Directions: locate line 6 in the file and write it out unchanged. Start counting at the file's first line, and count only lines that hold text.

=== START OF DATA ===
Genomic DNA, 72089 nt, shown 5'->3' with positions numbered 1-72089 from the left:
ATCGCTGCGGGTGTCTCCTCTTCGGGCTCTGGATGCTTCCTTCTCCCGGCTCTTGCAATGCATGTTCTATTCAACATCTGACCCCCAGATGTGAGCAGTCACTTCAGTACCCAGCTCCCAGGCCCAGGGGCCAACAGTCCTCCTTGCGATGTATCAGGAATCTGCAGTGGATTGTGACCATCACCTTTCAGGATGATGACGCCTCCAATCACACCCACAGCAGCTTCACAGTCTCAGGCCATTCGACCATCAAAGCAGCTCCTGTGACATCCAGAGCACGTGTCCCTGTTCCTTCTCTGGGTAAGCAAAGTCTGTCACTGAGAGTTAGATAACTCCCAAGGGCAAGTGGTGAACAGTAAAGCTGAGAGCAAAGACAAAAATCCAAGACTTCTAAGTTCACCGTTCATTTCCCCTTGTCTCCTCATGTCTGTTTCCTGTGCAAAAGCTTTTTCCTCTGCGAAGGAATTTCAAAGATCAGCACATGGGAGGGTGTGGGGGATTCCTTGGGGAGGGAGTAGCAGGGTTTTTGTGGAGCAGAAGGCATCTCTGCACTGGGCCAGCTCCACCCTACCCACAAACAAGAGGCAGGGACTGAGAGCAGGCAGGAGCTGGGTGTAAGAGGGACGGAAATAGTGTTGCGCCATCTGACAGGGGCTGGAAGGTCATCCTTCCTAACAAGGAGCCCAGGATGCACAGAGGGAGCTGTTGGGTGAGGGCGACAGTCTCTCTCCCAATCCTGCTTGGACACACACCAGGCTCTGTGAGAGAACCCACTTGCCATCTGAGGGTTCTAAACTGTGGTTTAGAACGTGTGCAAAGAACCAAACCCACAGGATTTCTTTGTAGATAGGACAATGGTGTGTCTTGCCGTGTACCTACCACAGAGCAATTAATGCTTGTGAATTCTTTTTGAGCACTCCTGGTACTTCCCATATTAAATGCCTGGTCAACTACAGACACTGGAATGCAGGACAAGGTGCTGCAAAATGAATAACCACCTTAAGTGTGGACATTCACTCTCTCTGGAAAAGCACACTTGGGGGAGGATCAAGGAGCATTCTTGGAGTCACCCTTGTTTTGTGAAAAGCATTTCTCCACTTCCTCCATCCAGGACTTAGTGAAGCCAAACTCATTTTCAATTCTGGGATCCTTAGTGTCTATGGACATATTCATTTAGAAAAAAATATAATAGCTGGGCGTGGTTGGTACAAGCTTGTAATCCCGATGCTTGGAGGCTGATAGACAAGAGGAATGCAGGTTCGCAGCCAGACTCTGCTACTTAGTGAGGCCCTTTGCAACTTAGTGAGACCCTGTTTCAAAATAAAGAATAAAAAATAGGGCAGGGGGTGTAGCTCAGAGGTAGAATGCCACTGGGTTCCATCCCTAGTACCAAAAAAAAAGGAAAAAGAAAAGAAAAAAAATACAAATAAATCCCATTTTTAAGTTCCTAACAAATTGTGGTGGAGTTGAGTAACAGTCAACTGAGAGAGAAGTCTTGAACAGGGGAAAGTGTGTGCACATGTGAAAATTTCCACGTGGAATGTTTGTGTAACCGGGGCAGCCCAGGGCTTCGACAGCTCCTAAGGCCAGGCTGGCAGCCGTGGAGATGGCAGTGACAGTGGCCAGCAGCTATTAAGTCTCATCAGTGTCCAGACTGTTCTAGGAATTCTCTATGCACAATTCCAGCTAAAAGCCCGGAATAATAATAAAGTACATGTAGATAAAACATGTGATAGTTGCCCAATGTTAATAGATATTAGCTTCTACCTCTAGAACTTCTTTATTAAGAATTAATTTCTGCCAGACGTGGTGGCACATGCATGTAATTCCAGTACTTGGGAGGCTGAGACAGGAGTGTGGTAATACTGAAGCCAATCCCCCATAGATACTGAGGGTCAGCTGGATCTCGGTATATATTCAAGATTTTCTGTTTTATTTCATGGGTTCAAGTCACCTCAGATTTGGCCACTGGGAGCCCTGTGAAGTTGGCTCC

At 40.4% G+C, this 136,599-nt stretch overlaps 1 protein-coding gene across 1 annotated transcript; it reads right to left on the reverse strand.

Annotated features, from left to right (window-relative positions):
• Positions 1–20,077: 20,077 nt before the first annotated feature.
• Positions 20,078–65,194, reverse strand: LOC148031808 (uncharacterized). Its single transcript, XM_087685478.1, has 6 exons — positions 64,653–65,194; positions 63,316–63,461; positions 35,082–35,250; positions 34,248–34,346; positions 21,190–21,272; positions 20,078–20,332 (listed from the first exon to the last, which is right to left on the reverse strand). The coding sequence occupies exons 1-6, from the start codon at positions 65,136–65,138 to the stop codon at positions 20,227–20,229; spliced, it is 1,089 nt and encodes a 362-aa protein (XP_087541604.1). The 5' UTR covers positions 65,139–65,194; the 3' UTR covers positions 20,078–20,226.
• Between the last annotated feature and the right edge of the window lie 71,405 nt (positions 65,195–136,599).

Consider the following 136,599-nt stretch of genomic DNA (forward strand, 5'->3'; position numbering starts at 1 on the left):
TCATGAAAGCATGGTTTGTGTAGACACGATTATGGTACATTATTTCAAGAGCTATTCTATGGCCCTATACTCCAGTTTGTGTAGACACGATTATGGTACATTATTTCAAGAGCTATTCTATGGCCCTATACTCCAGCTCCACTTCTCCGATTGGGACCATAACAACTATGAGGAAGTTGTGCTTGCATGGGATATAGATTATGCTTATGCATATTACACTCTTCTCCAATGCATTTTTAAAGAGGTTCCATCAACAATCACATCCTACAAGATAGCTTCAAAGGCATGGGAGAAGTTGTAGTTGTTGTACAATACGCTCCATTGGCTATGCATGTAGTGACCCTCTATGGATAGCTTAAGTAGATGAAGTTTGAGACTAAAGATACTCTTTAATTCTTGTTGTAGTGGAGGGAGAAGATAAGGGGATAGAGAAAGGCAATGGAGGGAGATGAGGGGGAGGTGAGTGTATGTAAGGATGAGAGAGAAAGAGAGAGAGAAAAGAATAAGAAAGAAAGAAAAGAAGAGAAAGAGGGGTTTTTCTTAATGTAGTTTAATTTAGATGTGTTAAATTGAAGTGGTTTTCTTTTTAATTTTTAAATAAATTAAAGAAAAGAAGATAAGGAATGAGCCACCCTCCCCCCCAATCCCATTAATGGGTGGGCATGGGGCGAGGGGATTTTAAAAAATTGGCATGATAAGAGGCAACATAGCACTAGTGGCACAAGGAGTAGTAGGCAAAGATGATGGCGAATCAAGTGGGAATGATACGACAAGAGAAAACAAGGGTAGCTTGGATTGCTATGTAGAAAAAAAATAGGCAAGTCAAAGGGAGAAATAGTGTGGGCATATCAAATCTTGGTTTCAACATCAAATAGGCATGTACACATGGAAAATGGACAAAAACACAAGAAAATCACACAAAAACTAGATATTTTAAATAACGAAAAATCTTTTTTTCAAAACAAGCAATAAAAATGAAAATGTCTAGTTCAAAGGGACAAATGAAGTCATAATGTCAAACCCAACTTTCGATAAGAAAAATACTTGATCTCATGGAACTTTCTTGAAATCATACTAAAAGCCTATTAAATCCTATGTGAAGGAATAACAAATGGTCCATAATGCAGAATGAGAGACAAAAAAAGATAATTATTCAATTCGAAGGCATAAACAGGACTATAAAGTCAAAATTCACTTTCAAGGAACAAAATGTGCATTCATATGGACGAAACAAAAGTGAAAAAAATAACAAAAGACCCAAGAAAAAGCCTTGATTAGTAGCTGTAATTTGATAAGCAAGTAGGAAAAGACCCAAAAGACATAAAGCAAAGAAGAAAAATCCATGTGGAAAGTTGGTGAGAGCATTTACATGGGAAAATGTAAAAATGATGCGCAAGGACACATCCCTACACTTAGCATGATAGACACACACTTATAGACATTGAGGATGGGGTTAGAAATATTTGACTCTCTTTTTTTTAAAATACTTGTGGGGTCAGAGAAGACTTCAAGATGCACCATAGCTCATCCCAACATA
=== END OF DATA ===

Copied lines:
• Positions 20,078–65,194, reverse strand: LOC148031808 (uncharacterized). Its single transcript, XM_087685478.1, has 6 exons — positions 64,653–65,194; positions 63,316–63,461; positions 35,082–35,250; positions 34,248–34,346; positions 21,190–21,272; positions 20,078–20,332 (listed from the first exon to the last, which is right to left on the reverse strand). The coding sequence occupies exons 1-6, from the start codon at positions 65,136–65,138 to the stop codon at positions 20,227–20,229; spliced, it is 1,089 nt and encodes a 362-aa protein (XP_087541604.1). The 5' UTR covers positions 65,139–65,194; the 3' UTR covers positions 20,078–20,226.